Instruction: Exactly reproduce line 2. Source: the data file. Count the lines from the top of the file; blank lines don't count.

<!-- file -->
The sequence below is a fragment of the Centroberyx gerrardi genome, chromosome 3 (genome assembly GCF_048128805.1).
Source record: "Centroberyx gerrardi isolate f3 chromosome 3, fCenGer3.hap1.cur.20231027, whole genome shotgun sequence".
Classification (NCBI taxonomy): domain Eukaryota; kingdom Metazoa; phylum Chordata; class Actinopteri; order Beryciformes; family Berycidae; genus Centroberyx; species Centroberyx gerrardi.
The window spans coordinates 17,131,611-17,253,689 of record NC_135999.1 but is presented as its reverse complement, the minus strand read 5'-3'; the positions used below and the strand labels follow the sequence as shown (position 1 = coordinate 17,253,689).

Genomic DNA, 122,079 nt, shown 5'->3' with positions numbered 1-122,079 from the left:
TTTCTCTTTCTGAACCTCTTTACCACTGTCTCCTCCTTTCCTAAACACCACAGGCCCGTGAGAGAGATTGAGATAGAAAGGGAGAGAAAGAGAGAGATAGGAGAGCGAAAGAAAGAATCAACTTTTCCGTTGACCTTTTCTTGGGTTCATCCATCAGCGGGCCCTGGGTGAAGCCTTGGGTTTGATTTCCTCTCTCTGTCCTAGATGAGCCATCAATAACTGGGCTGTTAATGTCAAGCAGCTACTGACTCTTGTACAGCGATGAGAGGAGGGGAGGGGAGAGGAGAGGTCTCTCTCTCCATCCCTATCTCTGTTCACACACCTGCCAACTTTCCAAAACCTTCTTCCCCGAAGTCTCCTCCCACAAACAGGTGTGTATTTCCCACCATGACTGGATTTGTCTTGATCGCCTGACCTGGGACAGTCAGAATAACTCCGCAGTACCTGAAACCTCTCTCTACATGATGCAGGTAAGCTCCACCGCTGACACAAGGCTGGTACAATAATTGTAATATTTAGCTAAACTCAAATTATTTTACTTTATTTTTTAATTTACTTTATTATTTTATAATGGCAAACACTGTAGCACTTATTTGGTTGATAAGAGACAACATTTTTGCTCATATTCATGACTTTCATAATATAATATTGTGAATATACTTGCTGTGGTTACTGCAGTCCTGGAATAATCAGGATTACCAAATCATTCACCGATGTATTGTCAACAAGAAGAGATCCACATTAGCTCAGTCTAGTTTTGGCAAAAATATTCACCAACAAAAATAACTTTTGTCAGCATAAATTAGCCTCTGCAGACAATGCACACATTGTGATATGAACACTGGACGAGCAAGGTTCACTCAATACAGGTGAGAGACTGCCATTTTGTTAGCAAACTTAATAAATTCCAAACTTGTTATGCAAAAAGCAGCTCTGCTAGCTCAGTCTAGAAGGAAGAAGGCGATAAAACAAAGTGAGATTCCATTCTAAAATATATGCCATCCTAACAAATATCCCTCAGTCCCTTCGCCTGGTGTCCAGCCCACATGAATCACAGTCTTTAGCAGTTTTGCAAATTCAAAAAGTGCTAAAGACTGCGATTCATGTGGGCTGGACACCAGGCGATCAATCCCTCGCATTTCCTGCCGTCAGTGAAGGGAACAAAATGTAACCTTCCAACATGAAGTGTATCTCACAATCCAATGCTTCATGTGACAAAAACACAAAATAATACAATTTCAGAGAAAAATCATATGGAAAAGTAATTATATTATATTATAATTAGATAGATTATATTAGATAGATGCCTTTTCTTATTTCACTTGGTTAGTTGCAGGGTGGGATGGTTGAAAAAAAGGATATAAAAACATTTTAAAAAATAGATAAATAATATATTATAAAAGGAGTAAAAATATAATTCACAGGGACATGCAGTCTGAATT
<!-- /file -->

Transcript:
Source record: "Centroberyx gerrardi isolate f3 chromosome 3, fCenGer3.hap1.cur.20231027, whole genome shotgun sequence".